Cybercrime, Consumer Protection and Tobacco Settlement are Top Issues for State Attorneys General in 2010
While the modern office of the attorney general continues to perform its traditional role of providing legal advice and legal representation in matters affecting the state’s interests, those state interests now include an infinitely broader range of social and economic policies and protection of the public interest. Three of the top issues for attorneys general this year are cybercrime, consumer protection and tobacco. As the chief legal officer of each state or jurisdiction, attorneys general are committed to arresting online predators and providing services to victims of child pornography, protecting consumers during the economic downturn from lending abuses and scams, and continuing to interpret, implement and enforce the Master Settlement Agreement reached with the tobacco industry in 1998.
Attorneys general became heavily vested in prosecuting cases involving technology-facilitated crimes when the U.S. Office of Juvenile Justice and Delinquency Prevention, under the authority of the 1998 Justice Appropriations Act, created the Internet Crimes Against Children program. This program provided funding to help state and local law enforcement agencies develop an effective response to online child pornography and online child exploitation. Today, 14 of the 59 Internet Crimes Against Children task forces are housed in an attorney general’s office.
Attorneys general have also played a role in supporting legislation with provisions that allow them to prosecute Internet crimes. All states have enacted laws that criminalize online child solicitation and pornography, often with enhanced penalties for repeat offenders. Many states have also enacted criminal statutes for computer intrusions, many of which have enhanced penalties for hacking a government computer. Other computer crimes such as Internet fraud, Internet auction fraud and computer-facilitated identity theft are addressed through updated state consumer protection laws.
Cybercrime is another area where attorneys general have worked together to enforce online safety, particularly as it applies to young children, tweens—youth between the ages of 9 and 12—and teen-agers. Attorneys general formed a task force to investigate social networking sites MySpace and Facebook, resulting in agreements where the sites made significant changes to their network practices to protect children against online predators and child pornographic images. Most recently, a task force of attorneys general began investigating Craigslist for adult postings and Limewire for facilitating distribution of child pornography.
Attorneys general have been at the forefront of prevention and prosecution of online crimes against children. Most attorneys general have held online safety forums in communities and schools in their states. In addition, Internet safety tips and information are a prominent part of the Web sites of many attorneys general.
The National Association of Attorneys General Cybercrime Project assists attorneys general by training their prosecutors and civil enforcement attorneys in handling cases involving technology-based crimes. To date, nearly 1,000 of these attorneys have attended project trainings. The project publishes a bimonthly e-newsletter that keeps attorneys general and their staff abreast of new developments in cyber law, case law, federal and state legislation, and new tools and publications. The project supports the task forces discussed above and provides technical support. It has also assumed responsibility for providing training on best practices in handling electronic discovery, including remote trainings for individual attorneys general offices. Finally, the project publishes a monthly e-discovery bulletin of new case law, discovery rules and practice tips.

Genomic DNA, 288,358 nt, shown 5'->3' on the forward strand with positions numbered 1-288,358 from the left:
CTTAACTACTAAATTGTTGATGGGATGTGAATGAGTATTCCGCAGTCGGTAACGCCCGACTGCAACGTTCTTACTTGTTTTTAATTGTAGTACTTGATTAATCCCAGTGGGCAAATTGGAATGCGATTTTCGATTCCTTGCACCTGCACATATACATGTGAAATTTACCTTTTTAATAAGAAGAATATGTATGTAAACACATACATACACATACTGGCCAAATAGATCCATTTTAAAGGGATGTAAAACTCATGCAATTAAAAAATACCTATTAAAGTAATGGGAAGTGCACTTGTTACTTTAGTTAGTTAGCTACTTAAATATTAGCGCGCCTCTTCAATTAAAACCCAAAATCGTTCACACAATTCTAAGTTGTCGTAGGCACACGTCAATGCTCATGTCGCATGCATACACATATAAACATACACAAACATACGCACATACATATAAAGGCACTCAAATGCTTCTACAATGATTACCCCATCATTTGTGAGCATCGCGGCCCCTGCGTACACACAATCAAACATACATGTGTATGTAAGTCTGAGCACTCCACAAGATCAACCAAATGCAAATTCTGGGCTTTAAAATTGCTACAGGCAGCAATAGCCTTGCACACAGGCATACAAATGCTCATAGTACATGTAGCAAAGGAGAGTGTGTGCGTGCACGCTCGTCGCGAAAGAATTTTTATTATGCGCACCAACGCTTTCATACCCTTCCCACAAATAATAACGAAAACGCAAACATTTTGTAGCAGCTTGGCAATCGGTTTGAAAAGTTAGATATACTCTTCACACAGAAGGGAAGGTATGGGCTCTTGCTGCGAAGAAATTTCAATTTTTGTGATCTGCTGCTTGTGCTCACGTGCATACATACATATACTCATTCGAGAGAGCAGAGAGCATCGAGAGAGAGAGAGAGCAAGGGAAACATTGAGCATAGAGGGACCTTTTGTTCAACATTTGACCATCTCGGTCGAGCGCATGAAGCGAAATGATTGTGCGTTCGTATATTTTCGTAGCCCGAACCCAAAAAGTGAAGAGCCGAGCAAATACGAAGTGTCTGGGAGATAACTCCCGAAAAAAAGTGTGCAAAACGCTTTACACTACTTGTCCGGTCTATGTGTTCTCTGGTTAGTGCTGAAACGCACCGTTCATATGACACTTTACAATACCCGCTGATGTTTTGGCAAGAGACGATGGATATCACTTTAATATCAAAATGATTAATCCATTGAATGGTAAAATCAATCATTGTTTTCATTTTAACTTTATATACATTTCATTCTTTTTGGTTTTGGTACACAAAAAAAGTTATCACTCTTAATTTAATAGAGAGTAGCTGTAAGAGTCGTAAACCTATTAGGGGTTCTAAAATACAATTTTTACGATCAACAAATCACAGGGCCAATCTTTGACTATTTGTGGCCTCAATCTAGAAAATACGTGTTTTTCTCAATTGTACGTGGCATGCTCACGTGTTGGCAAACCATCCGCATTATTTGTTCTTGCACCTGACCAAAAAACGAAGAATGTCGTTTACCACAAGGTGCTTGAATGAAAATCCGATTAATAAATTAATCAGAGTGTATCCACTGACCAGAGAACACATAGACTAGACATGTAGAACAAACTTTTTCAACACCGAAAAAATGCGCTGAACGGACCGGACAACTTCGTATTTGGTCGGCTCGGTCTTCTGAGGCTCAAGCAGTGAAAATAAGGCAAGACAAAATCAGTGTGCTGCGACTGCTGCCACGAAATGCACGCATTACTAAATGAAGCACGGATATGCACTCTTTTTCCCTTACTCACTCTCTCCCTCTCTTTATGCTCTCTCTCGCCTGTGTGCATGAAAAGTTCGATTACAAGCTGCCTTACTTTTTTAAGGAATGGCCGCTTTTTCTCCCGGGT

Consumer Protection during the Economic Downturn
The attorneys general continue to lead the nation in protecting their states’ consumers. They have primary responsibility for the enforcement of their states’ consumer protection laws. Every state has a consumer protection statute prohibiting deceptive acts and practices. These broad general statutes are supplemented in all jurisdictions by laws that target specificindustries or particularly problematic practices. During the economic downturn, many attorneys general focused their consumer protection efforts on protecting their state’s residents from subprime lending abuses, foreclosure rescue and mortgage loan modification scams, and debt settlement and illegal debt-counseling operations. Such action will continue in 2010.
Attorneys general have various tools and authority to address abuses in the marketplace. These include civil and criminal litigation, mediation, public education, and cooperative enforcement ventures with state, local, and federal enforcement agencies, as well as creating and commenting on state and federal legislative proposals.
In June 2009, attorneys general won a significant battle in their ongoing war against federal pre-emption. The U.S. Supreme Court ruled in Cuomo v. Clearing House Association that state prosecutors are permitted to bring actions against national banks for lending discrimination.
Attorneys general have long identified the predatory and deceptive mortgage practices that led to the economic meltdown. As such, attorneys general, using a multi-pronged approach that will continue in 2010, are in the forefront of addressing the mortgage foreclosure crisis through a number of initiatives. For example, attorneys general reached a landmark multi-state settlement with Countrywide Home Loans and Bank of America (Bank of America acquired Countrywide during the states’ investigation), resolving allegations that Countrywide engaged in unfair and deceptive conduct by marketing and originating unnecessarily risky and costly mortgage loans for homeowners.